All Articles

Destructuring Objects in ES6

Object destucturing is new (relatively) Javascript syntax that allows us to store objects properties into unique variables.

An object in Javascript looks like this;

    const me = {
      firstname: "seyi",
      surname: "adeleke"

Prior to ES6 the only way to access the firstname property in the me object is by creating a new variable and then assigning it using the objectName.propertyName or objectName["propertyName"] syntax like so;

    const firstname = me.firstname;
    const surname = me.surname;

This is all well and good, but what if we had a more complicated object with deeply nested objects as properties. The object below is nested two levels deep.

    const myObject = {
      property1: {
        innerProperty1: {
          key: 'value',

To access the key property in the object above we would need to write a chained expression this.

  const key = myObject.property1.innerProperty1.key

This could be further complicated if we needed to check if key exists before assigning it. We would then have to write.

    const key = myObject.property1.innerProperty1.key && myObject.property1.innerProperty1.key

You can see how this can get ugly very quickly. Destructuring helps us to solve this problem using the following syntax.

    const {firstname, surname} = me;
    console.log(firstname); // 'seyi'
    console.log(surname); // 'adeleke'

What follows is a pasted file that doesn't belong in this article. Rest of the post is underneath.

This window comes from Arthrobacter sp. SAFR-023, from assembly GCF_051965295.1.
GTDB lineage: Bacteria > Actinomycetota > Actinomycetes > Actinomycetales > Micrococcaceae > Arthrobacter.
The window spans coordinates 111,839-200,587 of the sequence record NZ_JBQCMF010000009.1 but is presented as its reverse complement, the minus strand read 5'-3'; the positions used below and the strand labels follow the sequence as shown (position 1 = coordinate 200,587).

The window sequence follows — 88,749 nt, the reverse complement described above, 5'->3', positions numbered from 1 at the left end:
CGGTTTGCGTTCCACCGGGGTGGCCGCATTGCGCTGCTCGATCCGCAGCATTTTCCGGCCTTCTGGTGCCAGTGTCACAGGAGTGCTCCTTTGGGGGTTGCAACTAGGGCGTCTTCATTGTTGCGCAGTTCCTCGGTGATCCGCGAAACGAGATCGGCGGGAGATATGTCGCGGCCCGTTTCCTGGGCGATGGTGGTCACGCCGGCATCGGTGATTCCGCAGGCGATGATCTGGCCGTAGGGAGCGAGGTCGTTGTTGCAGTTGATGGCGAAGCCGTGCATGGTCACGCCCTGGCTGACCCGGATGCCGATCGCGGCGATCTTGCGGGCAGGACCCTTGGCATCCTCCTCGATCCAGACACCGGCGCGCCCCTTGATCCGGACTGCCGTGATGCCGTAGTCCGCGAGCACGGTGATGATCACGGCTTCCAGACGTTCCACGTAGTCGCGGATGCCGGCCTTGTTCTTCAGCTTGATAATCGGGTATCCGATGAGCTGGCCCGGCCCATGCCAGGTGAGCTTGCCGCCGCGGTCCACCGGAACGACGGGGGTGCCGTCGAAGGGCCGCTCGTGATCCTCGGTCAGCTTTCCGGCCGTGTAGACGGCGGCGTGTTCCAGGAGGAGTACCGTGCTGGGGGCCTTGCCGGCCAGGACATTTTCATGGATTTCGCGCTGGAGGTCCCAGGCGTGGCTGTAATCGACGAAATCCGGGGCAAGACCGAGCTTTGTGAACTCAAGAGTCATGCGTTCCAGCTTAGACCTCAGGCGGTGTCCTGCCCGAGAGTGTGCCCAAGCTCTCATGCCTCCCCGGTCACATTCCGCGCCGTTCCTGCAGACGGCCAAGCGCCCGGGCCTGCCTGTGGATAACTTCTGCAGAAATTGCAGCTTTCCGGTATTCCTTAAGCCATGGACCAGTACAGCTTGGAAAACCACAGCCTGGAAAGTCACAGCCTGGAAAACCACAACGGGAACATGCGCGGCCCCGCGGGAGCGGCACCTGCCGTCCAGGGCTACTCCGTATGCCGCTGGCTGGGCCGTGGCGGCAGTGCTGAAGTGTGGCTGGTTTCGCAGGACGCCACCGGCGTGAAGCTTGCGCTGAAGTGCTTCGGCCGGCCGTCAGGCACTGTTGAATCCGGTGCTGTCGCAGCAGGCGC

In the code above we create a new object on the left-hand side { firstname, surname } which is a list of variable names. We can then use those variables in the rest of our code.

What we’re technically doing is creating a new object using the initialiser syntax. In line 1 of the code below, the key on the left is the property from the initial object we’re de-structuring and the value on the right is the variable we’re storing the value in. Since both variables are named the same we can then shorten it to what we have in line 2.

    { firstname: firstname }

Knowing this, we can now assign a property with another name like so;

    const { firstname: fName, surname } = me;
    console.log(fName); // 'seyi'

Destructuring a nested object follows the same rules. Using the complex object we have above as an example. We can pull out the key variable like this.

    const {
              property1: {
                innerProperty1: {
                    key: k
          } = myObject;
    console.log(k); // 'value'

While destructuring we can also set a default value for an object property. This means that the new variable created would be assigned the default value if the property we’re accessing does not exist in the object. An example of that is given below.

    const me = {
      surname: 'adeleke'

    const {firstname: fName = "seyi", surname} = me;
    console.log(fName); // 'seyi'


  • Destructing lets us unpack objects properties into variables
  • Destructuring uses the following syntax;

    const { property: newVariable = defaultValue } = myObject;
    console.log(newVariable); // defaultValue